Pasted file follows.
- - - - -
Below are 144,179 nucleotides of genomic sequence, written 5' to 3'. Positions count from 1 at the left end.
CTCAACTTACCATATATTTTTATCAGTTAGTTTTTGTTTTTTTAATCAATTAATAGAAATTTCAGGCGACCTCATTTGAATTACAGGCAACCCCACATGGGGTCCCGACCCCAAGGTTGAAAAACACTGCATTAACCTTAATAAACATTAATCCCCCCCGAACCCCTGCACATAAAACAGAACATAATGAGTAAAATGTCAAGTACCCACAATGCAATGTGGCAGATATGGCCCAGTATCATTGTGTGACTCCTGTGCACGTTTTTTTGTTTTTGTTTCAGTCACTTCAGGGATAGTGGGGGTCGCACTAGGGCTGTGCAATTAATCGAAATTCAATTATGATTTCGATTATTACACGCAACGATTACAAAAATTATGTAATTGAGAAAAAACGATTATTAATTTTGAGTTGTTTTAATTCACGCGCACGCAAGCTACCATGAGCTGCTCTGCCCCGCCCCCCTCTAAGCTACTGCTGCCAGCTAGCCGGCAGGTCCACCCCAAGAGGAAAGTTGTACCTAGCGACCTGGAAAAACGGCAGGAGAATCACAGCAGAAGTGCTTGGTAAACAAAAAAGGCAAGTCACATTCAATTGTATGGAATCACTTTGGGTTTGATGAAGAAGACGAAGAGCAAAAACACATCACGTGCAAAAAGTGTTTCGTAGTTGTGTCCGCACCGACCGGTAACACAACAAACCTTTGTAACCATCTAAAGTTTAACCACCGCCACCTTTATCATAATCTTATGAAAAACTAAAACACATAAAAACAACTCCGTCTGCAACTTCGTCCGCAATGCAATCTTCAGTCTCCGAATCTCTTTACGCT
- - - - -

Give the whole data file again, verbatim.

Below are 144,179 nucleotides of genomic sequence, written 5' to 3'. Positions count from 1 at the left end.
CTCAACTTACCATATATTTTTATCAGTTAGTTTTTGTTTTTTTAATCAATTAATAGAAATTTCAGGCGACCTCATTTGAATTACAGGCAACCCCACATGGGGTCCCGACCCCAAGGTTGAAAAACACTGCATTAACCTTAATAAACATTAATCCCCCCCGAACCCCTGCACATAAAACAGAACATAATGAGTAAAATGTCAAGTACCCACAATGCAATGTGGCAGATATGGCCCAGTATCATTGTGTGACTCCTGTGCACGTTTTTTTGTTTTTGTTTCAGTCACTTCAGGGATAGTGGGGGTCGCACTAGGGCTGTGCAATTAATCGAAATTCAATTATGATTTCGATTATTACACGCAACGATTACAAAAATTATGTAATTGAGAAAAAACGATTATTAATTTTGAGTTGTTTTAATTCACGCGCACGCAAGCTACCATGAGCTGCTCTGCCCCGCCCCCCTCTAAGCTACTGCTGCCAGCTAGCCGGCAGGTCCACCCCAAGAGGAAAGTTGTACCTAGCGACCTGGAAAAACGGCAGGAGAATCACAGCAGAAGTGCTTGGTAAACAAAAAAGGCAAGTCACATTCAATTGTATGGAATCACTTTGGGTTTGATGAAGAAGACGAAGAGCAAAAACACATCACGTGCAAAAAGTGTTTCGTAGTTGTGTCCGCACCGACCGGTAACACAACAAACCTTTGTAACCATCTAAAGTTTAACCACCGCCACCTTTATCATAATCTTATGAAAAACTAAAACACATAAAAACAACTCCGTCTGCAACTTCGTCCGCAATGCAATCTTCAGTCTCCGAATCTCTTTACGCT